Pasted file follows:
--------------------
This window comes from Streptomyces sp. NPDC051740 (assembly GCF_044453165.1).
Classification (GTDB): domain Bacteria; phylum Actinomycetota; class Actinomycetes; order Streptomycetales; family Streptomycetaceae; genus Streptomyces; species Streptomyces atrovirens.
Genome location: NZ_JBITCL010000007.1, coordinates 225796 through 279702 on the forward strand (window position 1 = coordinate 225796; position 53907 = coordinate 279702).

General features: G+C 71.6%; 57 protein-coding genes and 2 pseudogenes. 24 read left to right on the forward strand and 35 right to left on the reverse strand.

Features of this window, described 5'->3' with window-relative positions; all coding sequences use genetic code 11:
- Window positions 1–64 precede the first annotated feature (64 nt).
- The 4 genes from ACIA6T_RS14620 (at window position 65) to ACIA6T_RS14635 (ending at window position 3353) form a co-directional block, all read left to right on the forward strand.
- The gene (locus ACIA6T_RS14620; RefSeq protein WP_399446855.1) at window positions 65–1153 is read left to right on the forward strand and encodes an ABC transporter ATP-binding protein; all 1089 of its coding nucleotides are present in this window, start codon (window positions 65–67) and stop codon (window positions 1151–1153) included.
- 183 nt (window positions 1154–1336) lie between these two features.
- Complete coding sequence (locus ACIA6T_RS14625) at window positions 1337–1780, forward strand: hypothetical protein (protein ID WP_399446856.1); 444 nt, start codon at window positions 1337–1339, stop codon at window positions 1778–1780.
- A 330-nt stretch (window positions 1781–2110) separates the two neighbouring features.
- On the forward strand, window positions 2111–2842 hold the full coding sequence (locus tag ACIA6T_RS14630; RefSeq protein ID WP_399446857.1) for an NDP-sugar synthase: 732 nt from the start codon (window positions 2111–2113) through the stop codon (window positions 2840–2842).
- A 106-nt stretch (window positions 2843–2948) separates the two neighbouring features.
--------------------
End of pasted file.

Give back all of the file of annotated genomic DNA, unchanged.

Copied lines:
This window comes from Streptomyces sp. NPDC051740 (assembly GCF_044453165.1).
Classification (GTDB): domain Bacteria; phylum Actinomycetota; class Actinomycetes; order Streptomycetales; family Streptomycetaceae; genus Streptomyces; species Streptomyces atrovirens.
Genome location: NZ_JBITCL010000007.1, coordinates 225796 through 279702 on the forward strand (window position 1 = coordinate 225796; position 53907 = coordinate 279702).

General features: G+C 71.6%; 57 protein-coding genes and 2 pseudogenes. 24 read left to right on the forward strand and 35 right to left on the reverse strand.

Features of this window, described 5'->3' with window-relative positions; all coding sequences use genetic code 11:
- Window positions 1–64 precede the first annotated feature (64 nt).
- The 4 genes from ACIA6T_RS14620 (at window position 65) to ACIA6T_RS14635 (ending at window position 3353) form a co-directional block, all read left to right on the forward strand.
- The gene (locus ACIA6T_RS14620; RefSeq protein WP_399446855.1) at window positions 65–1153 is read left to right on the forward strand and encodes an ABC transporter ATP-binding protein; all 1089 of its coding nucleotides are present in this window, start codon (window positions 65–67) and stop codon (window positions 1151–1153) included.
- 183 nt (window positions 1154–1336) lie between these two features.
- Complete coding sequence (locus ACIA6T_RS14625) at window positions 1337–1780, forward strand: hypothetical protein (protein ID WP_399446856.1); 444 nt, start codon at window positions 1337–1339, stop codon at window positions 1778–1780.
- A 330-nt stretch (window positions 1781–2110) separates the two neighbouring features.
- On the forward strand, window positions 2111–2842 hold the full coding sequence (locus tag ACIA6T_RS14630; RefSeq protein ID WP_399446857.1) for an NDP-sugar synthase: 732 nt from the start codon (window positions 2111–2113) through the stop codon (window positions 2840–2842).
- A 106-nt stretch (window positions 2843–2948) separates the two neighbouring features.